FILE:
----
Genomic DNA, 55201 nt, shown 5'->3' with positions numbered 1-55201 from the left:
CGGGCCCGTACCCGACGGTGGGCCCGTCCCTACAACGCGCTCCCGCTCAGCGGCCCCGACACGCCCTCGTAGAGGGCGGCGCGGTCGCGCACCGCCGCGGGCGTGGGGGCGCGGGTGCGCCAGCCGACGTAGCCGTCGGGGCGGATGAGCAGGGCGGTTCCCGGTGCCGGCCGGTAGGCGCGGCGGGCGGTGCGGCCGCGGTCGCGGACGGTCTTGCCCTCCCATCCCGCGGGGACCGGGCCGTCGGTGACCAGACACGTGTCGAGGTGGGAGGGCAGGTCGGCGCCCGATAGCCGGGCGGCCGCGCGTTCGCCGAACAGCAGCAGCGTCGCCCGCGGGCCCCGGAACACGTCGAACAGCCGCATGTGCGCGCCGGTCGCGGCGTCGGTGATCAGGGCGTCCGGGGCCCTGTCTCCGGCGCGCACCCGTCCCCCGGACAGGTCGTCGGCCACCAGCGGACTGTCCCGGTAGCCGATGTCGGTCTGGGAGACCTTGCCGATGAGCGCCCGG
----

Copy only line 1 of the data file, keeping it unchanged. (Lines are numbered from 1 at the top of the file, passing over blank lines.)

Genomic DNA, 55201 nt, shown 5'->3' with positions numbered 1-55201 from the left: